Personal Lines

Vincent DeAugustino – Stifel Nicolaus: If I look at Personal Lines on the statutory commission ratio it looks like that’s grown a few points over the last few quarters and I am just curious you might be able to talk about that. I know, there was some changes to the agent compensation structure, but I thought that was going to be along the lines of pretty much being aggregate neutral?

Steven J. Johnston – President and CEO: I’ll take a shot at that first. This is Steve. I think, couple things; one, we pay a little higher commission rate on our homeowners and we have been getting more rate on homeowners, which has allowed the premium to grow a little bit faster there in homeowners, so that’s going to shift the mix a little bit in that direction. I think, the other, and you’re right, we definitely target the profit sharing commission to remain pretty steady, and we think that’s the case, so I think basically what we’ve seen is maybe just a bit of a shift in the mix of our commissions.

Vincent DeAugustino – Stifel Nicolaus: Perfect. That’s actually really helpful. Just following up again on the personal lines side, looking at the personal auto, I know, there were some adjustments that had flown through the core loss ratio last quarter, so my first question is just to make sure if there was any adjustments that I should be looking at this quarter, but if not, it looks like there was about a 5.3 point increase year-over-year in the core loss ratio, and just because ISO data seems to be trending towards higher inflation, and we’re starting to hear some commentary from some of the larger auto players, I was just curious, of your thoughts in terms of loss cost inflation on auto.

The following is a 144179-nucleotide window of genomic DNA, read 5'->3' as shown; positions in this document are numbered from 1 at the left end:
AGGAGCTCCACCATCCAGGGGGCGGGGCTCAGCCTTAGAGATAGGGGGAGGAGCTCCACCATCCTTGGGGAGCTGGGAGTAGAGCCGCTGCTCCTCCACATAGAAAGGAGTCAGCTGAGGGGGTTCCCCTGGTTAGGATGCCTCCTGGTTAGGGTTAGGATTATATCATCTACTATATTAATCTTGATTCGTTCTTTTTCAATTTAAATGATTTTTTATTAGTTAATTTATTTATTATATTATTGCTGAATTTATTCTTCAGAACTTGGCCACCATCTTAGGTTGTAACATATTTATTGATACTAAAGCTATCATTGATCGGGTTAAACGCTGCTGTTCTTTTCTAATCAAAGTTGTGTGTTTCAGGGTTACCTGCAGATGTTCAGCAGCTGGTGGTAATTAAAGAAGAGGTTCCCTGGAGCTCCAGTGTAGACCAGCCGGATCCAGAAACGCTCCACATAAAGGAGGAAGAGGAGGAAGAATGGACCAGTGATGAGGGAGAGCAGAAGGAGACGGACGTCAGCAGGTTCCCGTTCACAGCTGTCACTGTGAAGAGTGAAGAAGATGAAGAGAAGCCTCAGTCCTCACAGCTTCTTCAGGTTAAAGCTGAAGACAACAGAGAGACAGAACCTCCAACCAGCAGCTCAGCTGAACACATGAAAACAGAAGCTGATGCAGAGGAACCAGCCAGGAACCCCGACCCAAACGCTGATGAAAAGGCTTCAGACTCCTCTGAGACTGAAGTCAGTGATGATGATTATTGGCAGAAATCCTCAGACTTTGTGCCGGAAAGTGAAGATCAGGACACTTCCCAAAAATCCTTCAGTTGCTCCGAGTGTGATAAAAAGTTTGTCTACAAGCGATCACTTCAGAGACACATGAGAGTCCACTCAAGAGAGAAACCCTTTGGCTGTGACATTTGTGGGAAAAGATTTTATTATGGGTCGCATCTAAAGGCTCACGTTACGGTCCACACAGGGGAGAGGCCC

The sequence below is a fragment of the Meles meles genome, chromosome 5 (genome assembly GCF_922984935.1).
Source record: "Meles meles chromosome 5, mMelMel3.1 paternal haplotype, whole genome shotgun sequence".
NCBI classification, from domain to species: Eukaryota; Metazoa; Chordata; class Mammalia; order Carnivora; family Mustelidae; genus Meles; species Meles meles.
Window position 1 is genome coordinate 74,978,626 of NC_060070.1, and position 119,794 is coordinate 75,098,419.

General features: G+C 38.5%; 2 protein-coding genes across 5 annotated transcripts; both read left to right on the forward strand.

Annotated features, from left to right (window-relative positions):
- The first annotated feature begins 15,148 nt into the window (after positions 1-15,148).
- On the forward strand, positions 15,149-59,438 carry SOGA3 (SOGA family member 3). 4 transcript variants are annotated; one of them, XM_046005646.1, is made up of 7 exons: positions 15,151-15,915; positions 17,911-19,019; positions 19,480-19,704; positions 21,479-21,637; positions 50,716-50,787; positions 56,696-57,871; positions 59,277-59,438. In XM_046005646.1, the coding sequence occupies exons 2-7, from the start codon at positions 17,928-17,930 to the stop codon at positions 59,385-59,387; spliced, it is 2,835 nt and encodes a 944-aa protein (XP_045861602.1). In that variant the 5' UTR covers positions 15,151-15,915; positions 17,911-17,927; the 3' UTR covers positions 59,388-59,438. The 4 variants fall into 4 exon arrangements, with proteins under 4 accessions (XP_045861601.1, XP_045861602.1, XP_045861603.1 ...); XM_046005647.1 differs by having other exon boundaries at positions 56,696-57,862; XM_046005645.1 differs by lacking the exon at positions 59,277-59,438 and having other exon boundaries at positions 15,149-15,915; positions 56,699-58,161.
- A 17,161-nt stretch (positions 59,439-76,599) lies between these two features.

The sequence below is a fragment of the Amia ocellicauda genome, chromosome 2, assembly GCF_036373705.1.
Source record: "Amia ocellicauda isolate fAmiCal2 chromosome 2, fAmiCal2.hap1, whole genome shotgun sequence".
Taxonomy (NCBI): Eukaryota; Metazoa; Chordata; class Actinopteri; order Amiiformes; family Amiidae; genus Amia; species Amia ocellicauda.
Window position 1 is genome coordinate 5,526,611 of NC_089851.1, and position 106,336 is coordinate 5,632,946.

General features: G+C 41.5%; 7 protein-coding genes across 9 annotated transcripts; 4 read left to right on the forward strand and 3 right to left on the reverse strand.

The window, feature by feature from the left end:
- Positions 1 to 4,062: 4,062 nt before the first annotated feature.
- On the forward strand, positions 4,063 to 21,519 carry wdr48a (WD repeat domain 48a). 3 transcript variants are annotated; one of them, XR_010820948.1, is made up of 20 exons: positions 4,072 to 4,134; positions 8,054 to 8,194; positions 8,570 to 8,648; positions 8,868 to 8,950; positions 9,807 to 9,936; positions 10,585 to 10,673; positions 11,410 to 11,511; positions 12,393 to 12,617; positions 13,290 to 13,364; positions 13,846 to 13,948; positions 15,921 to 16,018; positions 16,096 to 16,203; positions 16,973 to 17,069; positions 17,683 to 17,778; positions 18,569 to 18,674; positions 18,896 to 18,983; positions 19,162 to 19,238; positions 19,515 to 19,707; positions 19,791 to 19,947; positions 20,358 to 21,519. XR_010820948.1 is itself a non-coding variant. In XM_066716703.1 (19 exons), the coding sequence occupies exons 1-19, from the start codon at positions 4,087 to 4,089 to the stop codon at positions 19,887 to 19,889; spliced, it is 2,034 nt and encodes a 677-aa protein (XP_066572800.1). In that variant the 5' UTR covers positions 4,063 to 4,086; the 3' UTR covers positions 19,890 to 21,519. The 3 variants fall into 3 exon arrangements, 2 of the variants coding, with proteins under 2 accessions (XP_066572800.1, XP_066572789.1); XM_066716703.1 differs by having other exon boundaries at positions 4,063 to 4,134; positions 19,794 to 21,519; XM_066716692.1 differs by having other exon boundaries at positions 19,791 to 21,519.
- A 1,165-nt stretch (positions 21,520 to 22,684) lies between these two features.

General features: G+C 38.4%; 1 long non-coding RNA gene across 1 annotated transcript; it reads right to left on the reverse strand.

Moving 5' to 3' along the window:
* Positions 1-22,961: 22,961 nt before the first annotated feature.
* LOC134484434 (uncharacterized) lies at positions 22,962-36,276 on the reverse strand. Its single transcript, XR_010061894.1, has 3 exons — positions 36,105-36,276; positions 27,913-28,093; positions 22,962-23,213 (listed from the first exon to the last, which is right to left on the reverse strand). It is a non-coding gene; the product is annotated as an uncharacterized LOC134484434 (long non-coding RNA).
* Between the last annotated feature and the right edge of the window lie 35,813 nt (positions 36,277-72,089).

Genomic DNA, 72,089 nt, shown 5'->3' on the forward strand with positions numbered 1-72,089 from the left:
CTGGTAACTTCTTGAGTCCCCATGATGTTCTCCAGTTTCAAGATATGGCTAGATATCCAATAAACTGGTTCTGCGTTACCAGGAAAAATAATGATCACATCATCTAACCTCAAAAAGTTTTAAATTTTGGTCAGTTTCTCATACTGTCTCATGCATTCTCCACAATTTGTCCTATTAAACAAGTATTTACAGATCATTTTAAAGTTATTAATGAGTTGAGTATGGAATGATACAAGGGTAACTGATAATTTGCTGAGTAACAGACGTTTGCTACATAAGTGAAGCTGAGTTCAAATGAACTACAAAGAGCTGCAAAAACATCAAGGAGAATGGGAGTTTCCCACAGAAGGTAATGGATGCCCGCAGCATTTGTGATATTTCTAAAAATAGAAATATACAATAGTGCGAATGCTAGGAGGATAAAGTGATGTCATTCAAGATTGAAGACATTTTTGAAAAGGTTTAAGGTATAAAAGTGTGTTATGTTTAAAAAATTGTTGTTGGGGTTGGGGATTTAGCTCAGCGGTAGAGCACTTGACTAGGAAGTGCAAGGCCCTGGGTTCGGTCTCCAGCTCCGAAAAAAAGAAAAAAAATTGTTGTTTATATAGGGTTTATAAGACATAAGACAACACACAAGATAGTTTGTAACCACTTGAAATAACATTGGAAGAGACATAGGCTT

Steven J. Johnston – President and CEO: What we’re seeing, and really this applies to personal auto, it applies to commercial auto and really across our portfolio, and this is Steve again, we are seeing really pretty benign trends across the board. We have seen frequency down a bit, and severity up a bit, but all-in-all as we look at our trend, picking different time periods to look at trends, it’s been very benign overall in the total paid loss trends. So, we feel that with the rate increases that we’re getting on a written basis, we’re making some ground.

Vincent DeAugustino – Stifel Nicolaus: So for personal auto in 1Q 12, I should just look at the core loss ratio that’s moving around due to normal variability that should be expected?

Steven J. Johnston – President and CEO: I think there’s some noise there.

Vincent DeAugustino – Stifel Nicolaus: Then if I could slide one last one in. Would you happen to know what the new money yield is on the bond portfolio?

Martin H. Hollenbeck – CIO, SVP, Assistant Secretary and Assistant Treasurer: First quarter corporates, we were to hike threes, we were close to four. Municipal is about 2.625, and in government bonds – agencies around a 3.2 level.